The Gender Equality Bureau seeks to promote a "Gender-Equal Society", where the human rights of all men and women are equally respected, and both genders have equal opportunity. The Bureau states that this goal is predicated on the establishment of a social and policy framework that allows individuals to choose their lifestyle without the limitations of traditional gender views. Specifically, the Gender Equality Bureau singles out the notion that women are supposed to be homemakers and men the breadwinners, calling on all citizens of Japan to "rethink our prejudiced notions of gender-based roles, so that we may realize a society where men and women can participate together in politics, at the workplace and at home, and lead exciting and fulfilling lives".
Measures of Gender-Equality
The Expansion of Women's Participation in Policy and Decision Making in All Fields of Society.
The Gender Equality Bureau seeks to increase the amount of power in female hands through the promotion of "positive action", where legal means are used to amend gender disparities so that both men and women are given equal opportunity to partake in all aspects of society. The current goal the Bureau wishes to achieve is to increase the percentage of women in leadership positions to at least 30% by the year 2020 in a wide range of fields, such as academia and politics.
|Proportion of Women for Each Item||Subsect of Each Item||Currently||Target (Deadline)|
|Politics||Election candidates of members of the House of Representatives||16.7%(2009)||30% (2020)|
|National Government||Managers||2.2%(2009)||5% (2015)|
|Local Government||Local Public Employees for Prefectural Governments||21.3%(2008)||30% (2015)|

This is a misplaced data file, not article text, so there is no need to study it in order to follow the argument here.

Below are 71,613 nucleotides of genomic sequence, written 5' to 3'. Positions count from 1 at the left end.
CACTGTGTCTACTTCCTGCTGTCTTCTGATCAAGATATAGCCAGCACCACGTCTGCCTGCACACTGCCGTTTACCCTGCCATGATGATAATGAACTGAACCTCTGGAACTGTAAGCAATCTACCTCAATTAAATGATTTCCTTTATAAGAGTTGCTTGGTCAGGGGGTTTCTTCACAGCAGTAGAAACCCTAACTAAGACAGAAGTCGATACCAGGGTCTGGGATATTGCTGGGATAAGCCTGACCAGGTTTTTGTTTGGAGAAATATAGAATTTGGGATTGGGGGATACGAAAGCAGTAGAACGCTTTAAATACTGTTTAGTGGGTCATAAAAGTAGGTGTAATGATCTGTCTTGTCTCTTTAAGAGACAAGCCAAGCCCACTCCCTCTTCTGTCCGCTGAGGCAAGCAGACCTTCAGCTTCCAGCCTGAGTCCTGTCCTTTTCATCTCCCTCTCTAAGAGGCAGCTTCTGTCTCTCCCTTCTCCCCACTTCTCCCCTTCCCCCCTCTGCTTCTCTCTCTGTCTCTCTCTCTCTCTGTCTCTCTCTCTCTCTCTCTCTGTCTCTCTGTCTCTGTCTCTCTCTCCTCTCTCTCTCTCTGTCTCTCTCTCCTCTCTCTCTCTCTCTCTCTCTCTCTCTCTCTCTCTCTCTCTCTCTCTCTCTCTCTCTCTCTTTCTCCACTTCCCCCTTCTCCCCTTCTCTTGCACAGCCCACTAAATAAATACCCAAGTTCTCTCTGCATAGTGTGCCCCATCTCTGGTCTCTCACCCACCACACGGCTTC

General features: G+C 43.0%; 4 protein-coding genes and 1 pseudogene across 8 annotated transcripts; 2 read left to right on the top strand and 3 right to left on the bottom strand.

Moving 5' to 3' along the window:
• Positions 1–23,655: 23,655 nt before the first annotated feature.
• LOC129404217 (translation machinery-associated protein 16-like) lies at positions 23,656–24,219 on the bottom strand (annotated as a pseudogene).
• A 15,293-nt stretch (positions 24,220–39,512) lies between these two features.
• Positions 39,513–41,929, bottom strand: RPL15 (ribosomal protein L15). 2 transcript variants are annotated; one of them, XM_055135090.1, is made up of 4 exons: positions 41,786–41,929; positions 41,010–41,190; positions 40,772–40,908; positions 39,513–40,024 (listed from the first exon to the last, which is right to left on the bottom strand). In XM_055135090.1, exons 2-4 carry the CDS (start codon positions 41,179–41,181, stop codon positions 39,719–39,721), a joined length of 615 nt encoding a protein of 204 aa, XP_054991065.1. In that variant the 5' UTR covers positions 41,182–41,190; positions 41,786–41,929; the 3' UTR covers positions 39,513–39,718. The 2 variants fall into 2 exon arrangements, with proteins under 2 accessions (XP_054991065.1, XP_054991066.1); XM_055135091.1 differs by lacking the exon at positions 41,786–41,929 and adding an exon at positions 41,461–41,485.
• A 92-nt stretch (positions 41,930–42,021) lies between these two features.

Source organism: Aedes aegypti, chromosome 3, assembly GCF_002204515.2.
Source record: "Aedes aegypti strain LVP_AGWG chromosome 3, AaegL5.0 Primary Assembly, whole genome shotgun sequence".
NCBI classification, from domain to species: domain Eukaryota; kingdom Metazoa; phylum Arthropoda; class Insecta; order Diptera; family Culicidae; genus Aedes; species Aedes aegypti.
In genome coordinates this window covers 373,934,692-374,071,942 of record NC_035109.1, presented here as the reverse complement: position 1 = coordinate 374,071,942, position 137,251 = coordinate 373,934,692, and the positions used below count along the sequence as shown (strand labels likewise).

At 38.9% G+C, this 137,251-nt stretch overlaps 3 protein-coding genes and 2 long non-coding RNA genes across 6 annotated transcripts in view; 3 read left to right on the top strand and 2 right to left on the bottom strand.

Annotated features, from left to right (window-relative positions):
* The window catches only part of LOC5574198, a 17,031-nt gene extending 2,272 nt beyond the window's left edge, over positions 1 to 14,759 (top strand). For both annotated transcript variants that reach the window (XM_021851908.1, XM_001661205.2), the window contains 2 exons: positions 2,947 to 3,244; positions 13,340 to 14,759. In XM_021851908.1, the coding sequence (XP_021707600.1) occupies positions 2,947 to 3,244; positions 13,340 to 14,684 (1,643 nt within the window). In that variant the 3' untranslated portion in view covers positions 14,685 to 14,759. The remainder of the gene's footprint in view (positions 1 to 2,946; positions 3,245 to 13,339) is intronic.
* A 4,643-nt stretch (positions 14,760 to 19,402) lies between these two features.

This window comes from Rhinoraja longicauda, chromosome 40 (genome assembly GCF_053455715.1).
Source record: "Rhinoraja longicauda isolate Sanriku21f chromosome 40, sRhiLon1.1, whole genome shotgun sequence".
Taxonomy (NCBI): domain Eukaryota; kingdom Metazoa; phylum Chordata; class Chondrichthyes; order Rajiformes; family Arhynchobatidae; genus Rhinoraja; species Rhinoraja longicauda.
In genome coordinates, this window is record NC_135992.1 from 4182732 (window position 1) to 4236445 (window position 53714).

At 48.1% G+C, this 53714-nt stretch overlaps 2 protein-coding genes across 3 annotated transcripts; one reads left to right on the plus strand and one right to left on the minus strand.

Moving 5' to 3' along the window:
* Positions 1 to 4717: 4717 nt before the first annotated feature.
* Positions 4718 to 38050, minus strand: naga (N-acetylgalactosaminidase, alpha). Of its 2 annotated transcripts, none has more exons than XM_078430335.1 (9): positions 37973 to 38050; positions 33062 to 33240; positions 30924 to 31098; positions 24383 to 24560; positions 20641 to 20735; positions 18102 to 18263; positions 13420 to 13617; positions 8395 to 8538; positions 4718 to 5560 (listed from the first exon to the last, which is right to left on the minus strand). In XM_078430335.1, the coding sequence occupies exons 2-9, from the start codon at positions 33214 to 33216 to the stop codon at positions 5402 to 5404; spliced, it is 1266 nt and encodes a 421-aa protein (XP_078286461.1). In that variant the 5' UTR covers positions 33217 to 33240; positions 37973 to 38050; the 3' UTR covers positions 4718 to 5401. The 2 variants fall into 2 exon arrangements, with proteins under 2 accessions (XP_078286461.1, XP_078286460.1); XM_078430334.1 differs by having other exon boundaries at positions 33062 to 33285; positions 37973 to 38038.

|Private Sector||Section Manager or Higher in Private Companies||6.5%(2009)||10% (2015)|
|Education and Research||University Professors||16.7%(2009)||30% (2020)|
Work-Life Balance for Men and Women
The Gender Equality Bureau defines a work-life balance as a society in which an individual is not limited by his/her gender in choosing a fulfilling occupation that will accommodate each stage of an individual's life. Japanese workers on average have a minimum of ten work days for vacation time per year and are given zero paid public holidays, numbers that are far below any other industrialized nation except the United States. In order to ensure that Japanese workers are free to lead a healthy and affluent life in a style of their choosing while also maintaining their economic independence, the Gender Equality Bureau in 2007 recommended a variety of policies for both the public and private sector in order to increase time-off for employees. The Bureau has pushed private employers to offer flexible hours that can cater to a variety of lifestyles, such as offering child-care leave for men in order to promote the male's role in child-rearing. Government, per the Bureau's recommendation, is tasked with providing a policy structure that meets both male and female needs, hiring only companies that practice work-life balance for public contracts, and passing legislation that signifies the importance of both genders taking an active role in domestic work.